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his tribe increase Awoke one night from a

deep dream of peace,

And saw within the moonlight in his room, Making it rich and like a lily in bloom, An angel, writing in a book of gold. Exceeding peace had made Ben Adhem

bold, And to the presence in the room he

said: What writest thou?" The vision

raised his head, And, with a look made of all sweet

accord, Answered: “The names of those who

love the Lord.” And is mine one?” said Adhem.

“Nay, not so, Replied the angel. Abou spoke more

low, But cheerily still, and said: “I pray

thee then,

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Write me as one who loves his fellow

men. The angel wrote and vanished. The

next night He came again with a great awakening

light And showed the names whom love of

God had bless'd, And lo! Ben Adhem's name led all the rest.

-Leigh Hunt.



HEN I consider how my

light is spent Ere half my days in this

dark world and wide,

And that one talent which is death to hide, Lodged with me useless, though my soul

more bent To serve therewith my Maker, and present My true account, lest he, returning, ,

chide: “Doth God exact day-labor, light

denied ?” I fondly ask; but Patience, to prevent That murmur, soon replies : “God

doth not need Either man's work or his own gifts ;

who best Bear his mild yoke, they serve him

best: his state Is kingly; thousands at his bidding

speed, And post o'er land and ocean without

rest; They also serve who only stand and wait.'


HOU lingering star, with

lessening ray, T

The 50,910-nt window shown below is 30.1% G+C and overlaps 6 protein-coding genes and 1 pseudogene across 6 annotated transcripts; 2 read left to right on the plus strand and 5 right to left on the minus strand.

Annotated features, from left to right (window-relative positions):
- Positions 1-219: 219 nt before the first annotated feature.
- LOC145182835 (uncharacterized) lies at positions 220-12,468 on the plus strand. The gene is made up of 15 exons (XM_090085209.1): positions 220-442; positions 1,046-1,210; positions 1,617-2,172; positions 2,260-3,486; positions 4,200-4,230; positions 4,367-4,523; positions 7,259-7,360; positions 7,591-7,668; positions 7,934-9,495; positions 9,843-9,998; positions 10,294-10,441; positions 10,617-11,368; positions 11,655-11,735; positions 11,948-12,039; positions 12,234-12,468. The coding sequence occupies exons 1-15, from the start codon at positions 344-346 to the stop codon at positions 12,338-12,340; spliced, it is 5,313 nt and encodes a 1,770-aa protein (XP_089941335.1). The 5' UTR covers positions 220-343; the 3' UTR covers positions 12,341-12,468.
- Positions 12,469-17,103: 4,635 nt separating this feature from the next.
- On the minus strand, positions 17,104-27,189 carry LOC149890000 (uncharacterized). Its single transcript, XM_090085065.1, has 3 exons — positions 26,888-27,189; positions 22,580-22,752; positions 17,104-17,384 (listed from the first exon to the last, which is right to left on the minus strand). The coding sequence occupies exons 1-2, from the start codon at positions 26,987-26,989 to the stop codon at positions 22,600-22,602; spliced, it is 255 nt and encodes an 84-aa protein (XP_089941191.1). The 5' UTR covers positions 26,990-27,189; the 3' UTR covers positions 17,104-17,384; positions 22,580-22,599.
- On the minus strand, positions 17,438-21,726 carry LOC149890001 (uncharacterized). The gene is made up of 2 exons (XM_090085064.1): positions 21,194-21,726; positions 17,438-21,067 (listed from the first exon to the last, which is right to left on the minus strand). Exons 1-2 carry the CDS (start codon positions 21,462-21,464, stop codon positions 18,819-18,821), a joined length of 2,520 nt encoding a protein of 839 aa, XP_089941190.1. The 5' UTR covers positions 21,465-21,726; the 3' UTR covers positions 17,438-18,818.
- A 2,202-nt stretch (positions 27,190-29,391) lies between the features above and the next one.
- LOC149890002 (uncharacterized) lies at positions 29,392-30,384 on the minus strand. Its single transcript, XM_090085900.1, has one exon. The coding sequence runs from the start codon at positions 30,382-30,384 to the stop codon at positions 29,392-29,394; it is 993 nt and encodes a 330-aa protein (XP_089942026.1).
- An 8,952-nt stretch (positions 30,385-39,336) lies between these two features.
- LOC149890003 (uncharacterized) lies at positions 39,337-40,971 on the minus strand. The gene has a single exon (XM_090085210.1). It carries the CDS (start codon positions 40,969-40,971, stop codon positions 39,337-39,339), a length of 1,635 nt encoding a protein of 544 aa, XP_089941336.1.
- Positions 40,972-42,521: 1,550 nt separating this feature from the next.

That lov'st to greet the

early morn, Again thou usher'st in the day My Mary from my soul was torn.

O Mary! dear departed shade!

Where is thy place of blissful rest? See'st thou thy lover lowly laid ? Hear'st thou the groans that rend his


That sacred hour can I forget

Can I forget the hallowed grove, Where by the winding Ayr we met

To live one day of parting love!

Eternity will not efface

Those records dear of transports past; Thy image at our last embrace;

Ah! little thought we 'twas our last! Ayr, gurgling, kissed his pebbled shore, O’erhung with wild woods, thickening

green; The fragrant birch, and hawthorn hoar, Twined amorous round the raptured


The flowers sprang wanton to be prest,

The birds sang love on every sprayTill soon, too soon, the glowing west

Proclaimed the speed of wingèd day.

Still o'er these scenes my memory wakes,

And fondly broods with miser care! Time but the impression stronger makes,

As streams their channels deeper wear.

My Mary! dear departed shade!

Where is thy place of blissful rest? See'st thou thy lover lowly laid? Hear'st thou the groans that rend his breast?

-Robert Burns.

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